Originally published by Tim Redpath
Leading questions is a series of interviews with successful leaders conducted by TEC Canada Chair, Tim Redpath.
Eli Fathi is a serial entrepreneur with several successful exits in launching innovative technology companies in North America that serve a global customer base. He has founded or co-founded companies that currently employ over 300 people and have generated over $500 million in salaries and net benefits to the economy. Eli is passionate about personal growth, challenging oneself and others to be held to a higher standard and scaling up businesses around world-class products that solve real-world problems. He is currently the CEO of MindBridge Analytics Inc.
I learned English by listening to the Flintstones
I was born in Israel and came to Canada after spending three years in the Israeli army to join my two sisters and brother. I went to Algonquin College and had a tough first year because I did not speak English well. I always remember a physics lecture on acceleration and velocity. I did not understand most of what was being said so I had to go to the library afterward to find the words. I learned English by listening to the Flintstones. On graduation, I went to Ottawa University and did my engineering degree in two years, finishing summa cum laude, and then completed a Master’s degree.
We were nine people in one room when I was born
Growing up in Israel, my family was not very rich; as a matter of fact, we were fairly poor. We were nine people in one room when I was born. When I was six, we moved to a bigger house where my parents had one room, and the six children, plus occasionally grandma, had the second room. I never felt poor because we were no different than our neighbours.
If I asked my dad for money he would say, “Take what you need.”
My father taught me the value of hard work. He woke up at four AM every morning to go to the market, pick up the fruit and vegetables, came home at seven AM for breakfast. He stayed in the store until six PM, went home, had dinner, watched a little TV and went to bed, just to repeat the process the next day. Friday was shorter obviously because it was start of the sabbath in Israel.
I also learned honesty from my father. After school, I spent time in my father’s store. I learned about customers; I learned about selling; I learned about money; I learned about responsibility. If I asked my dad for money he would say, “Take what you need.” He had money to buy the next day’s fruit and vegetables and he trusted me to take only what I needed and no more.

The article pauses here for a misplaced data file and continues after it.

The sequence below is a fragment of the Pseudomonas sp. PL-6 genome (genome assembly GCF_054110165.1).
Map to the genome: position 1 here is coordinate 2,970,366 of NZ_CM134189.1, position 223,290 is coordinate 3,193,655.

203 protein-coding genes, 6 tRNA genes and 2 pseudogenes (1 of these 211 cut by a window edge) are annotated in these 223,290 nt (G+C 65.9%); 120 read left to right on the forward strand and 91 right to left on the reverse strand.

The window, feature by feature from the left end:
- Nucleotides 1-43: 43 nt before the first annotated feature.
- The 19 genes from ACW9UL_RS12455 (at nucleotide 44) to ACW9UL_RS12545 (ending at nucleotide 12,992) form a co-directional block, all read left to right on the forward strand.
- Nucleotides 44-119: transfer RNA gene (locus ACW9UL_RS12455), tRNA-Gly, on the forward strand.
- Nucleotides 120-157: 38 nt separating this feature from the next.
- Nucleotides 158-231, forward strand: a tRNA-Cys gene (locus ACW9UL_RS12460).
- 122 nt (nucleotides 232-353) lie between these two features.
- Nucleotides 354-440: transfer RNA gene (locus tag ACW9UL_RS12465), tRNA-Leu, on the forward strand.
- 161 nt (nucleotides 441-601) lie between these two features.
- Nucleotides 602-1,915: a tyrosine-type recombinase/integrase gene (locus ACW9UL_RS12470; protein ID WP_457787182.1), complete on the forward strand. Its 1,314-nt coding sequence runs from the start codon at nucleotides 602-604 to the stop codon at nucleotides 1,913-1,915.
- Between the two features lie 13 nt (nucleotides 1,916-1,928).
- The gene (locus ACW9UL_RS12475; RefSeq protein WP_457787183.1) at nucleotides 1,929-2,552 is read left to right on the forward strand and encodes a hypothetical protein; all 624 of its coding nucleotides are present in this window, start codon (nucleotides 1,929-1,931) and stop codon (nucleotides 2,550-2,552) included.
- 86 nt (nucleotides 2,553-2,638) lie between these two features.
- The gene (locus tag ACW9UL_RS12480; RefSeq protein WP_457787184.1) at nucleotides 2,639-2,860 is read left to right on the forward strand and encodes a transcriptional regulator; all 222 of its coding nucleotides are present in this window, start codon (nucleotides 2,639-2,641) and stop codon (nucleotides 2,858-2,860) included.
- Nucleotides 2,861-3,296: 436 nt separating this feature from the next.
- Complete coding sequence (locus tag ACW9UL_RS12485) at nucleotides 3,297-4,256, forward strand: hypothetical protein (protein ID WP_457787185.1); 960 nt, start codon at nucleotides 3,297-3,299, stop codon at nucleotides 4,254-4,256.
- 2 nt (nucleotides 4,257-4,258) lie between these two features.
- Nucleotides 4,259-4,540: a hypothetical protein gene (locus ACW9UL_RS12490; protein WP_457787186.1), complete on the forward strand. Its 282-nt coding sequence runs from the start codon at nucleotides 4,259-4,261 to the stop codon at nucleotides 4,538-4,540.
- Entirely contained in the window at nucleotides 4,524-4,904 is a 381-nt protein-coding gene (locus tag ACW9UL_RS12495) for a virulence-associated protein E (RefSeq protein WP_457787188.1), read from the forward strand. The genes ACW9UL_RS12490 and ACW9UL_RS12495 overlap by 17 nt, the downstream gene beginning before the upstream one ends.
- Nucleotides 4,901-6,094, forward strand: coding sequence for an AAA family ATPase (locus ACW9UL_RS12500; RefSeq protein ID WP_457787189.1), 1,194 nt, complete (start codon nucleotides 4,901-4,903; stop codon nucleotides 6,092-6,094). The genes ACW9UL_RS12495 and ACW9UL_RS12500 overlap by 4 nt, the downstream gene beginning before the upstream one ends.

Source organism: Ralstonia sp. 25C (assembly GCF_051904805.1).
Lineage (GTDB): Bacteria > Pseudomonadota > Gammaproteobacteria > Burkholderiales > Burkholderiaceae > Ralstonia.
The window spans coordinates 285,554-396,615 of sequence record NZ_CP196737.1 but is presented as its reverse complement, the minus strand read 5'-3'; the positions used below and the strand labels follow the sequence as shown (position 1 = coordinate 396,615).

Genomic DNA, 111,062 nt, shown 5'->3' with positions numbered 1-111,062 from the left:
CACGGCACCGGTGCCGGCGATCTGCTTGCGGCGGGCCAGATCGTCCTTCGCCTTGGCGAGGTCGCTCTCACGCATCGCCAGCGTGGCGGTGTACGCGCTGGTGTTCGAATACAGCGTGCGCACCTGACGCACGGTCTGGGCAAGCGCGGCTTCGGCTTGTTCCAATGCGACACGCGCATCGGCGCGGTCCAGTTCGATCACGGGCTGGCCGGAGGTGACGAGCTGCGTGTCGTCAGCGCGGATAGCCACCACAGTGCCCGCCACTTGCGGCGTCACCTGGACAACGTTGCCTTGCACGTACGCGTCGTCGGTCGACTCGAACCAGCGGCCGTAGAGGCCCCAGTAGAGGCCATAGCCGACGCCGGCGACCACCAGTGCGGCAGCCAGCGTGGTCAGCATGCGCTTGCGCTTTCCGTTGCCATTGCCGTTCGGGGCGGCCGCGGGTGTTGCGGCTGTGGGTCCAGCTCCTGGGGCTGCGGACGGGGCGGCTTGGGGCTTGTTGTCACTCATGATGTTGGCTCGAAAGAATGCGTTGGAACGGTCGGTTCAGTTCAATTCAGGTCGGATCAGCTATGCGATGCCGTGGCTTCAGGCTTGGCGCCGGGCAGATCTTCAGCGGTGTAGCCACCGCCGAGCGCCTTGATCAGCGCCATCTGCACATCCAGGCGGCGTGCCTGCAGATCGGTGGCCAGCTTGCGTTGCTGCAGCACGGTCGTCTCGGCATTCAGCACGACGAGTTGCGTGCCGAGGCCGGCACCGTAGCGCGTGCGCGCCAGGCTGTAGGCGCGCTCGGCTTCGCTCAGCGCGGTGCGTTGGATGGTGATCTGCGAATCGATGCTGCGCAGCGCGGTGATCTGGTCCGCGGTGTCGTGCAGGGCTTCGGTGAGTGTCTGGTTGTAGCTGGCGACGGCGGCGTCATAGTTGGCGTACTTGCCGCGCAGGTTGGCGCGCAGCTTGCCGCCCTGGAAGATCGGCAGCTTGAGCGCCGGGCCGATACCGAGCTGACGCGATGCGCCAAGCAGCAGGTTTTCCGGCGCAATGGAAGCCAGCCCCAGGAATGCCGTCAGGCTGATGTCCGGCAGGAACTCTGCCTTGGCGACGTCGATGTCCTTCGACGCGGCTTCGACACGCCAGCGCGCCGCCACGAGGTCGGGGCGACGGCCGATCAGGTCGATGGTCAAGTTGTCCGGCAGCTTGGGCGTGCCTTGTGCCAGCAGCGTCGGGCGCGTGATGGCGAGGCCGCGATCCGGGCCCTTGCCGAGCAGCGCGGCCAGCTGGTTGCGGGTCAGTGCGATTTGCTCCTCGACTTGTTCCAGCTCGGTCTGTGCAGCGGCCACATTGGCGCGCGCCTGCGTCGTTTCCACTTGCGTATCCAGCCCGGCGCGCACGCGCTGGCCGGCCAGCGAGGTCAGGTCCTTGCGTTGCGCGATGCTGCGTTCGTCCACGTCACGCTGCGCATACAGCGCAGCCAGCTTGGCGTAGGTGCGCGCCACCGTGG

Honesty and my work ethic are gifts from my parents and have been constants in my life.
I learned about leadership when I became a staff sergeant
When I was conscripted into the army, everything changed. Suddenly I realized I was dealing with life and death and I realized what was important. I learned about leadership when I became a staff sergeant. You take care of the needs of others first; you take the last shower; you eat the last meal; you sleep last. You get all your people fed and taken care of before you take care of yourself.
A good leader has empathy
Is a leader born or is a leader made? Nature or nurture? I think you have some leadership qualities you are born with and others you acquire over time. My army experience nurtured a lot of my leadership skills.
I discovered that for people to follow you, they must trust you and believe you are more capable than them. If they don’t trust you, they won’t follow you and when you need them the most, they won’t be there. A good leader has empathy to understand the plight of others. Without empathy for those around you, it’s very difficult to lead.
I told my wife, “I really need this challenge”
I stumbled into entrepreneurship and, once I was in the trenches, I took the leadership position.
I had a well-paid data engineering job with the RCMP, while I finished my Masters. I quit that position for a short-term contract with an entrepreneurial professor who had started his own company. He wanted me to help and I told my wife, “I really need this challenge”. She was totally supportive, even though our daughter was born just as I was stepping into this unknown.
The hero in my life is my wife, Arleen. We have been married for 44 years and I could not have become a successful leader without her. Especially when the children were young.
I want to make a difference
The company went well and, when the professor went back home to the USA after three years, I started my own business. I looked for funding but, in the end, I decided to do it the poor man’s way – to start from scratch. I built it into a 50-person, $5 million revenue entity, before a successful exit.